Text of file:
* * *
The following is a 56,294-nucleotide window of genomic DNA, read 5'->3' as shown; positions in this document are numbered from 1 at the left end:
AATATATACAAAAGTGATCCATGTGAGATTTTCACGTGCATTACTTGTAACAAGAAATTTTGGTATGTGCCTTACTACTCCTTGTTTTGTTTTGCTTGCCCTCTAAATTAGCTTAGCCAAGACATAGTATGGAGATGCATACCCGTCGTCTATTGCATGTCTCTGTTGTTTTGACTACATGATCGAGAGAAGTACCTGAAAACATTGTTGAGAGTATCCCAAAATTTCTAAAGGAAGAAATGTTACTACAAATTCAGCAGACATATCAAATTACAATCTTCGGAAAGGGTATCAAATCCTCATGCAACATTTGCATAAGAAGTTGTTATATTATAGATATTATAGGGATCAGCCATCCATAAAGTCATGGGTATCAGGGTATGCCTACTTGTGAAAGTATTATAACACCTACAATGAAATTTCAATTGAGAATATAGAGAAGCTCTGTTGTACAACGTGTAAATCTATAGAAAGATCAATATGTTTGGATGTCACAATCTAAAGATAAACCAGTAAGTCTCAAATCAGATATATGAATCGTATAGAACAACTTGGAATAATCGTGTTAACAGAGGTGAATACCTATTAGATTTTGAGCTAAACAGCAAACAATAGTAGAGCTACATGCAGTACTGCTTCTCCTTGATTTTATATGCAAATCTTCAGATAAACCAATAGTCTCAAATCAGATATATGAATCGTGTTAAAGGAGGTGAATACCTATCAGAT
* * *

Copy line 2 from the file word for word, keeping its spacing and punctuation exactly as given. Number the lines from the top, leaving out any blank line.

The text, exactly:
AATATATACAAAAGTGATCCATGTGAGATTTTCACGTGCATTACTTGTAACAAGAAATTTTGGTATGTGCCTTACTACTCCTTGTTTTGTTTTGCTTGCCCTCTAAATTAGCTTAGCCAAGACATAGTATGGAGATGCATACCCGTCGTCTATTGCATGTCTCTGTTGTTTTGACTACATGATCGAGAGAAGTACCTGAAAACATTGTTGAGAGTATCCCAAAATTTCTAAAGGAAGAAATGTTACTACAAATTCAGCAGACATATCAAATTACAATCTTCGGAAAGGGTATCAAATCCTCATGCAACATTTGCATAAGAAGTTGTTATATTATAGATATTATAGGGATCAGCCATCCATAAAGTCATGGGTATCAGGGTATGCCTACTTGTGAAAGTATTATAACACCTACAATGAAATTTCAATTGAGAATATAGAGAAGCTCTGTTGTACAACGTGTAAATCTATAGAAAGATCAATATGTTTGGATGTCACAATCTAAAGATAAACCAGTAAGTCTCAAATCAGATATATGAATCGTATAGAACAACTTGGAATAATCGTGTTAACAGAGGTGAATACCTATTAGATTTTGAGCTAAACAGCAAACAATAGTAGAGCTACATGCAGTACTGCTTCTCCTTGATTTTATATGCAAATCTTCAGATAAACCAATAGTCTCAAATCAGATATATGAATCGTGTTAAAGGAGGTGAATACCTATCAGAT